Black and white, those diametrically opposed shades, are the binary basis of Japan's fashion avant-garde. A close second: man and woman. Put those things together and what leaps into view—at least as far as Limi Feu is concerned—is the increasingly unhallowed institution of marriage. In the name of unhappy brides and grooms the world over, the designer posited today's collection as a reevaluation of that union, to the tune of Billie Holiday's sweet moan. A hint of her real feelings might have been discerned from the peculiar undertow of violence—at least, that's what the droog-y eyelashes, the bowler hats, and the Doc Martens, with their A Clockwork Orange echoes, seemed to be suggesting. Backstage, though, Limi was circumspect, her counsel simply to ditch the ceremony and get married just the way we are, without all the traditional folderol.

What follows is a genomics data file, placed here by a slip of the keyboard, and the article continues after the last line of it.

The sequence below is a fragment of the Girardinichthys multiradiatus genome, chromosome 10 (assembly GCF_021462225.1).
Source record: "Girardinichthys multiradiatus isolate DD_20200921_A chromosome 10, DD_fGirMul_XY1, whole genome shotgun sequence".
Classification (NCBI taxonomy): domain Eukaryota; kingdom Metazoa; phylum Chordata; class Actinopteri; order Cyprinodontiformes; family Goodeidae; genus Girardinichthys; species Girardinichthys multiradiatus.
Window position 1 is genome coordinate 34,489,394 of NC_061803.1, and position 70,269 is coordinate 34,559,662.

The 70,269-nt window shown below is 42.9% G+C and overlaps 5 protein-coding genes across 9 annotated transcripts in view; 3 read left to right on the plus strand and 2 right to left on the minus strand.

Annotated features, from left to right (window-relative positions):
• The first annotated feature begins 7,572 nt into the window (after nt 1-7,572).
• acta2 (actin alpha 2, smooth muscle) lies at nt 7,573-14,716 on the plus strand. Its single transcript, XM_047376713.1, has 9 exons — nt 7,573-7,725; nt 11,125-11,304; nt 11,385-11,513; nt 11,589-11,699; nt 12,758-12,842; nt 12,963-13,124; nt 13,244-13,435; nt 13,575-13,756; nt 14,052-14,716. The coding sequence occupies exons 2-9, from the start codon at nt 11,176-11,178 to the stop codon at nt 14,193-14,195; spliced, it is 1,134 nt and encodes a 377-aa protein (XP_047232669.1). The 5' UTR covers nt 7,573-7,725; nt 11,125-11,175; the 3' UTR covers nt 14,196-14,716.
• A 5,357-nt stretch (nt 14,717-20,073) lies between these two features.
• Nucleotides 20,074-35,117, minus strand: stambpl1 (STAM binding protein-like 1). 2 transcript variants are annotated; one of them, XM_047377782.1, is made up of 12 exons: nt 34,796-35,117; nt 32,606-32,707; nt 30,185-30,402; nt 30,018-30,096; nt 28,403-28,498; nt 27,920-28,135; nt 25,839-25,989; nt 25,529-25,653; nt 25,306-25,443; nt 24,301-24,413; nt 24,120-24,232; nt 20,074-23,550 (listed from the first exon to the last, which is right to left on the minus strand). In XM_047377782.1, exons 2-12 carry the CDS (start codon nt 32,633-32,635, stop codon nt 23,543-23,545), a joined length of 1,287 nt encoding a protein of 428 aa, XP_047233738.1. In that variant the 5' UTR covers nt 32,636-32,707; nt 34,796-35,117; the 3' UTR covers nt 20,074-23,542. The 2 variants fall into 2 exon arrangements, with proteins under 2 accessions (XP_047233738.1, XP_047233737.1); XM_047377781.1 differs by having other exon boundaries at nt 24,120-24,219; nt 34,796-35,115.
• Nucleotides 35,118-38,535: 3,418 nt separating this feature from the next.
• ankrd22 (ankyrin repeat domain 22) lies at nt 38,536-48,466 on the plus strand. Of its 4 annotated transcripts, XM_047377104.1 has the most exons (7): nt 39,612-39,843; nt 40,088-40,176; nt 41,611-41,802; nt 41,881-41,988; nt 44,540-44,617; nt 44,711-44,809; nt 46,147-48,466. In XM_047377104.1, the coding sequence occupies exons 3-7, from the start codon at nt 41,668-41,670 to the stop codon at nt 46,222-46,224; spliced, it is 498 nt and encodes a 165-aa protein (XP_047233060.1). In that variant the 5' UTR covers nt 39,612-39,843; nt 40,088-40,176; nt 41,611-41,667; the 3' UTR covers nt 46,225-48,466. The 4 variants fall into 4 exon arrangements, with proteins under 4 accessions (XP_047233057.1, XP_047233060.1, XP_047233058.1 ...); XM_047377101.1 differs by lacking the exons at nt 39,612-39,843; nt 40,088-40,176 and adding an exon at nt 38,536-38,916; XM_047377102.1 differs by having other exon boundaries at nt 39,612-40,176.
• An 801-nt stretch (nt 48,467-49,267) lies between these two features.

It was probably telling that the white pieces, the most "bridal," were cut from savagely distressed cotton, although the patched holes and trailing threads created a kind of romantic effect that is probably as frilly as Limi will ever let herself get. But it was to basic black that she remained most irrevocably devoted. Hers is a very quiet evolution, and today's show retained the broad strokes of seasons past in its draped asymmetry and full cropped pants. There was also, however, a dramatic volume in an infanta-style dress that could constitute this designer's idea of eveningwear, as well as a kind of classical body-consciousness in dresses that were drawn to the torso with elastication. And let's not forget the slenderizing sheath for a pregnant model, which might have been Limi's way of saying that with or without marriage, there's always life to look forward to.